Statistical analysis of validity and reliability

The face validity was judged by the investigators [15]. For the rating items, confirmatory factor analysis (CFA) was used to test a model with three domains as initially designed and to eliminate items or revise the structure of the questionnaire based on a root mean square error of approximation (RMSEA) of less than or equal to 0.08 and a comparative fit index (CFI) of equal to or greater than 0.95 [16]. Using the revised questionnaire, we evaluated the convergent construct validity by calculating the Pearson’s correlation coefficients between the ZRADSQ and SCORAD. We calculated the Cronbach’s alpha values to investigate the internal consistency of the ZRADSQ domains [15], using a split-half coefficient (Unequal-length-Spearman-Brown coefficient) to evaluate the split half consistency. We considered correlations of more than 0.35 to 0.50 to be moderate, more than 0.50 to be strong, less than 0.35 to be weak, and less than 0.20 to be very weak. We used the Pearson’s correlation coefficient to take repeated measurements in a sample of 30 pretest patients (part of the sample of 40 individuals) who completed the questionnaire twice within 48 hours to evaluate the test-retest reliability of the ZRADSQ. And we used a paired t-test to calculate the discriminant validity. For the additional items, we used the standardized effect size (SES) and standardized response mean (SRM) to calculate the responsiveness characteristic of two of the additional items and the total score of the rating items. The SES and SRM were the two indexes used to judge responsiveness, with a value close to or larger than 1 indicating moderate to good responsiveness. We divided the participants into two subgroups due to their age, i.e. one subgroup with subjects equal or less than 7 years old, another larger than 7 years old. We also calculated the standards association validity coefficient, Cronbach’s alpha coefficient, split-half coefficient, paired t-test, SES, SRM respectively in these two subgroups. We used Lisrel 8.8 (Scientific Software International, Inc, Chicago) for the CFA and SPSS for Windows 17.0 for the other statistical analyses (SPSS, Inc, Chicago).


The validation study design was approved by the Ethics Committee of the 2nd Affiliated Hospital of Guangzhou University of Chinese Medicine (i.e. Guangdong Provincial Hospital of Chinese Medicine), Guangzhou, Guangdong Province, China (Approved No.2008GL-09). The recruited participants signed an informed consent form. If the patient was younger than 18 years old, then the form was signed by the patient’s parents.



Forty participants, from the out-patient department, the 2nd Affiliated Hospital of Guangzhou University of Chinese Medicine, completed the pretest questionnaire of 18 items. Their descriptive characteristics are shown in Table 1. The number of items was reduced to 17 through statistical analysis in the item reduction phase (see Table 2). In the discrimination coefficient analysis, the p value was less than 0.05 for all of the items.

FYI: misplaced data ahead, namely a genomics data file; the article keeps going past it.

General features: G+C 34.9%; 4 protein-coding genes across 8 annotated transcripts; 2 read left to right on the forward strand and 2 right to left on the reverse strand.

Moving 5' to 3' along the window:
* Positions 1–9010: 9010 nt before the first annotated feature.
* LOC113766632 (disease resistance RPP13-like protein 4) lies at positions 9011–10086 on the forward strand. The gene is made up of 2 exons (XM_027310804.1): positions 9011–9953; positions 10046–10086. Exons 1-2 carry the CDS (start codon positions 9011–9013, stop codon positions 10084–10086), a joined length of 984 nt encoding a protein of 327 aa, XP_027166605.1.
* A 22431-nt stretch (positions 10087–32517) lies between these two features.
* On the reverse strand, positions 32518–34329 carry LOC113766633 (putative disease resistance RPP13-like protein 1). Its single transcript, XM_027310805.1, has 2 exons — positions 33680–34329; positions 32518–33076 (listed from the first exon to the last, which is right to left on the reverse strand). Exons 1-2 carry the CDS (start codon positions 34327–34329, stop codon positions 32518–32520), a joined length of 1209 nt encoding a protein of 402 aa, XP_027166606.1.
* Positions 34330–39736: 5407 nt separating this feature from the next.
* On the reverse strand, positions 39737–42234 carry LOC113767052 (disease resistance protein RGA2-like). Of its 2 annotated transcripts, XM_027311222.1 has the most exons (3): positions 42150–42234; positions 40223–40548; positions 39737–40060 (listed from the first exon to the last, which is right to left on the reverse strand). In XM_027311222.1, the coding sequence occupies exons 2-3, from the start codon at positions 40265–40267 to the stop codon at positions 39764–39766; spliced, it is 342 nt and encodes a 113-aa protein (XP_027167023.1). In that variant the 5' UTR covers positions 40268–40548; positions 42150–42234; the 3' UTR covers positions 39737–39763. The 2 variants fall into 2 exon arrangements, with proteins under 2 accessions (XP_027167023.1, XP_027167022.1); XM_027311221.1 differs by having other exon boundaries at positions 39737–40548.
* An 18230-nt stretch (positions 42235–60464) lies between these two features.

Table 2 Results of the item-total correlation analysis in the item reduction phase (N = 40)


For the 188 per protocol subjects of the trial, forty-eight percent of the participants were male. The mean age of the recruited participants was 13.57 years. Table 3 shows the general information on the participants. Among the 17 items (14 rating items and 3 additional items), the 14 rating items were introduced into the initial CFA model. Two items, Q3 (pain) and Q8 (fatigue), were eliminated due to a relatively decreasing amount of RMSEA if they were removed from the model. The final model with twelve items and three domains had 51 degrees of freedom and a chi-square value of 97.11. The RMSEA of this model was 0.07, which is less than the cutoff of 0.08, and the CFI was 0.96. All of these results indicate that the model is valid (see Figure 4). The final version of instrument, ZRADSQ, was with 12 rating items and 3 additional items.

Table 3 General information on the participants in the validation phase (N = 188)
Figure 4
figure 4

Parameter estimate values of the model.

Tables 4, 5 and 6 shows that the Pearson’s correlations between the ZRADSQ and SCORAD in total and different age groups were ranged from 0.39-0.47 (P < 0.02).

Table 4 Standards association validity coefficient results in the validation phase (N = 188, all ages)
Table 5 Standards association validity coefficient results in the validation phase (N = 25, age ≤ 7)
Table 6 Standards association validity coefficient results in the validation phase (N = 163, age>7)


The Pearson correlation coefficient between the first and repeat measurements was 0.98 (see Table 7). The total Cronbach’s alpha coefficient was 0.84, with a range of 0.74-0.89 for the individual domains (see Table 8), and similar results were obtained in the two subgroups, i.e. one with participants equal or less than seven years old, another with those larger than seven years old (see Table 9 and Table 10 respectively). The results for the split-half coefficient of total questionnaire and the two age groups were shown in Tables 11, 12 and 13.